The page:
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What are the Five Pillars of Positive Nutrition?

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Image via Bob Smith on FreeImages.com

by Laura Cipullo and Laura Cipullo Whole Nutrition Services Team

This month, I’m honored to be in Gluten-Free Food Solutions magazine. An excerpt from The Women’s Health Body Clock Diet appears, discussing my 5 Pillars of Positive Nutrition. You can read it by flipping to page 32 right here:

Now, when you hear the word “pillar,” you might envision a structure that supports, and that’s exactly what these are, steps that will support you on your journey to health and self-esteem.

What are the steps about? Well, when most people focus on getting healthy, they think about changing the food they’re eating, but the 5 Pillars of Positive Nutrition are about changing your attitude about the food you’re eating.

So many of us have been programmed by weight-loss articles and books to think of diets as restrictive. But Body Clock Diet isn’t like that, which is part of what makes it so revolutionary.

The 5 Pillars of Positive Nutrition are outlined fully in the article and book, but here are the basics.

Step 1: Adopt an All Foods Fit Philosophy

On the Body Clock Diet, every food fits, as all foods are capable of giving nutrition — albeit in different amounts. So don’t label food as good or bad.  That doesn’t mean you get to eat everything, though, all the time. The key to making the all foods fit philosophy work for you is to exercise moderation. Eat many types of foods in sensible amounts, until you are full. Be aware of what foods satisfy you and what leaves you hungry. (More on that in Step 3.)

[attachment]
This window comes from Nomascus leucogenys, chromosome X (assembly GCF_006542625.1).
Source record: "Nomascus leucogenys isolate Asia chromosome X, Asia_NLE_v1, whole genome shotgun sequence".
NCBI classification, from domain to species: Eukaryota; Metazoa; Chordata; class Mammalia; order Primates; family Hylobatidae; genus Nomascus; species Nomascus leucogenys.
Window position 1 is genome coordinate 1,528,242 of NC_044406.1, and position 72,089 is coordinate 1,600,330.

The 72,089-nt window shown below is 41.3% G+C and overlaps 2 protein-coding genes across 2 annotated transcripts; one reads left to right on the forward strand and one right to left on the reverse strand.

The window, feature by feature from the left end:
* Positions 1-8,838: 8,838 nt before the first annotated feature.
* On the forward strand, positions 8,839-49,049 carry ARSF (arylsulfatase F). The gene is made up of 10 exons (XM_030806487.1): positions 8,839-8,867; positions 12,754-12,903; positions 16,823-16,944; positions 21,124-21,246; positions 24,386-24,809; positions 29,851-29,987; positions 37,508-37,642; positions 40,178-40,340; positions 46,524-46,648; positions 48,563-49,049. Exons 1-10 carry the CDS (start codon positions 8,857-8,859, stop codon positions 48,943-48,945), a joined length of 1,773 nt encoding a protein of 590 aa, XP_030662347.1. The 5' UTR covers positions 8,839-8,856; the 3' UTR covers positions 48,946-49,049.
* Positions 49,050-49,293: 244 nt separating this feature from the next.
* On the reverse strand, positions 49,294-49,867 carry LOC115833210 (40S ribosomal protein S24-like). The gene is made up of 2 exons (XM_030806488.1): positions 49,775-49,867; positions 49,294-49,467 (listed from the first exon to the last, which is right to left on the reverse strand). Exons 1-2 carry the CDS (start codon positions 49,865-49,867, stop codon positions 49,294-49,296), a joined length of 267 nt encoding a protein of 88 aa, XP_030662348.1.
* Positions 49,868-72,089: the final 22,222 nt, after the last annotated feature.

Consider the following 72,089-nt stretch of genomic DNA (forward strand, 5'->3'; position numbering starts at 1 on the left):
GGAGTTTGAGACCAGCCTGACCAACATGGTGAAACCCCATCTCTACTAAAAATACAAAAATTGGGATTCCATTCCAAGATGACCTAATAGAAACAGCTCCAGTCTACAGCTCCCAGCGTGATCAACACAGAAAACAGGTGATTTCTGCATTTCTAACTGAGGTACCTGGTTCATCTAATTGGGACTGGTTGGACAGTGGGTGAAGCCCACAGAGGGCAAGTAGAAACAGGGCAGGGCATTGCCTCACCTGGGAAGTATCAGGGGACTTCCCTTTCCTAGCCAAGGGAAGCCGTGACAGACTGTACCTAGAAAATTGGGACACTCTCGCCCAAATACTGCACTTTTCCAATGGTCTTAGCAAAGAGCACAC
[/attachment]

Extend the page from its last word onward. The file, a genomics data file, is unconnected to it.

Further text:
Step 2:  Use Neutral Food Language

Clean eating is the latest trend, but I have a problem with the phrase. If you ask me, food isn’t clean or dirty — and really, isn’t clean or dirty just another way to say good or bad? Once you label food as bad it leads to guilt. Remember food is just food and doesn’t deserve value judgments. It all nourishes us one way or the other. Change your language around food, and you’ll change your relationship with it, to one that’s far more positive.

Step 3: Be an Honorable Eater

Did you have a “bad” food day? Did you binge on cookies or cakes? Stop feeling guilty about it. Stop telling yourself you are “bad” because of it. Your worth is not based on calories eaten or a random number on a scale. You are beautiful and worthy right now. Instead of focusing on how you “cheated,” let the idea of honoring your body inform your eating. What this means: Pay attention to when you are hungry and when you are full, and respect your body’s signals telling you that you are satisfied. Staying mindful during meals can help you achieve this goal. Check out more on mindfulness on my site right here.

Step 4: Don’t “Treat” Yourself Like a Dog

Another word I have a problem with is treats. Treats are for dogs, not humans. Don’t reward yourself with a treat for a day of healthy eating. From now on, think of food as fuel not as reward. If you want to treat yourself, make it a non-food item, like a bath or a movie.

Step 5: Love Fat. It’s Not Your Foe.

Stop thinking of fat as something negative. We need fat in our bodies and in our food. Don’t be afraid to eat fat. It definitely has a place in a well-balanced diet. And learn to love your body, even your fat. Talking negatively about yourself will only lessen your self-esteem.

Check out the article for more info on the 5 Pillars of Positive Nutrition, and strive to incorporate them in your life. I guarantee you’ll see a difference in the way you feel about yourself, and that’s the first step on the road to a positive relationship with food and a happier, healthier lifestyle overall.